Numbers never lie. Almost never. When it comes to female labour force participation (FLFP) in Russia, the initial statistics looks pretty good: 57 per cent of women 15 and older are employed, which is higher than the world average of 50 per cent. However, when we dig deeper into those numbers, we can clearly see that women are still deprived of opportunities in many fields and are underrepresented in senior levels of management.
Traditional occupations with high rates of female workers in Russia are medicine, education, hospitality and service industries. Ironically, these happen to be the industries with not-so-high salaries and meager career opportunities. The most lucrative careers, such as finance, energy, enforcement or information technology (IT) are predominantly male, and there is no trend of change on the gender front.
What determines the imbalance of women in different sectors of the economy is patriarchal mentality and traditional notions of what is and what`s not a good career for a woman. Girls are not encouraged to be scientists, entrepreneurs or bankers.
In the growing IT field, women are vastly outnumbered by their male colleagues. According to the findings of ITForum 2020, such areas as cyber security and application development demonstrate only six per cent and 16 per cent of female job applicants, respectively, across Russia. Moreover, 73 per cent of surveyed women testified that they feel discriminated against when interviewing for a job in the information technology industry.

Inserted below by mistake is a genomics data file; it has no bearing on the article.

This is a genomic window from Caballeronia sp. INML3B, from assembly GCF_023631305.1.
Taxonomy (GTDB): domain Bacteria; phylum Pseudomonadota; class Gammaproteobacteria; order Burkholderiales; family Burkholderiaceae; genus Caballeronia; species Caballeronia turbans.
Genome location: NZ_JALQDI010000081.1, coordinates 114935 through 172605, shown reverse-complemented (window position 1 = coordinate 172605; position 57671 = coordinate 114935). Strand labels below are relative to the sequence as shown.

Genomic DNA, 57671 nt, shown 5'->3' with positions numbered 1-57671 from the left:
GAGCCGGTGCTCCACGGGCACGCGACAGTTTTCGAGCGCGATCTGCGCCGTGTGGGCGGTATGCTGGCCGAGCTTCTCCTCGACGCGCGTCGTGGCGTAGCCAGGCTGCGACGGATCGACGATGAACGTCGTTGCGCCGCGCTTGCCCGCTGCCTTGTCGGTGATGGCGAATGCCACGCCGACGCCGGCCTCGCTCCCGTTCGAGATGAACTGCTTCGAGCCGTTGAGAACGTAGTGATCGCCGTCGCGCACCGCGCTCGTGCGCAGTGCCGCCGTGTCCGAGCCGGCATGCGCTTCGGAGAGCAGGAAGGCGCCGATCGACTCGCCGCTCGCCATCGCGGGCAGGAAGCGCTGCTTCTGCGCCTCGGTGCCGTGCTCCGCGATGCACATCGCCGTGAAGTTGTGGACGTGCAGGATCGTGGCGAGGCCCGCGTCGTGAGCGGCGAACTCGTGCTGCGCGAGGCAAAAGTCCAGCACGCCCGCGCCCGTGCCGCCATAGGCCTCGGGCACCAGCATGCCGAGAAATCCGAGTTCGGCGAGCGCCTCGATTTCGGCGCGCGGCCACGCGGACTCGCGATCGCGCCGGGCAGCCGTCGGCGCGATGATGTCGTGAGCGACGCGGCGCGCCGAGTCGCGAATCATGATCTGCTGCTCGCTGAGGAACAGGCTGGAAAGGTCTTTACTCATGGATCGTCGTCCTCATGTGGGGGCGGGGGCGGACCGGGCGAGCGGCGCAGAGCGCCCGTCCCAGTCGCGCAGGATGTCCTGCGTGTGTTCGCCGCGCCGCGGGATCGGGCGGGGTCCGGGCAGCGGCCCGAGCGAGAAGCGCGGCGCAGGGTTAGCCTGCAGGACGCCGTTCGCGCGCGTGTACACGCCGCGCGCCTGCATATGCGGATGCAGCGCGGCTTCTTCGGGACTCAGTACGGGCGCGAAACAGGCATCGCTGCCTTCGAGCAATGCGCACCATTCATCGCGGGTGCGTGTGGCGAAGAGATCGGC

Personally, I studied humanities throughout my school years, but when I joined the workforce I changed my mind and am now concentrating on technology. It is an interesting career with broad prospects and growth, and it is not just for men.
A key to my personal economic independence is a stable job in an expanding field, and this is what IT can offer me and other girls in Russia. We just have to overcome our fears and peer pressure that girls are not wired for high tech.
It took me a few years and many conversations with those I consider as role models to understand that I CAN and WILL have a professional future in technology. If more women will penetrate the fields currently dominated by men, the overall quality of FLFP will improve, as women will get more resources and influence available to them.
In my opinion, high-quality FLFP is when we will see equal rates of men and women across all sectors of economy and across all levels of management. Horizontal and vertical penetration of women in business, politics, media and technology is the goal that my country should move towards. The current overall numbers of employed women in Russia are satisfactory, but it does not make any difference when there are just a few women in leadership positions and among the top entrepreneurs.
A great way to include women in the decision-making process is to introduce quotas. For instance, the Norwegian government has set a 40 per cent quota for women in senior management of national corporations. Other countries, such as Japan and Canada have also successfully incorporated women in their cabinets, which is an example for Russia to follow.
More and more global decision-makers understand the input of women in senior management and set a positive trend for the governments and companies. This is why it is important for Russia to stay competitive in an ever-changing world and improve the quality of FLFP for a more sustainable economy.
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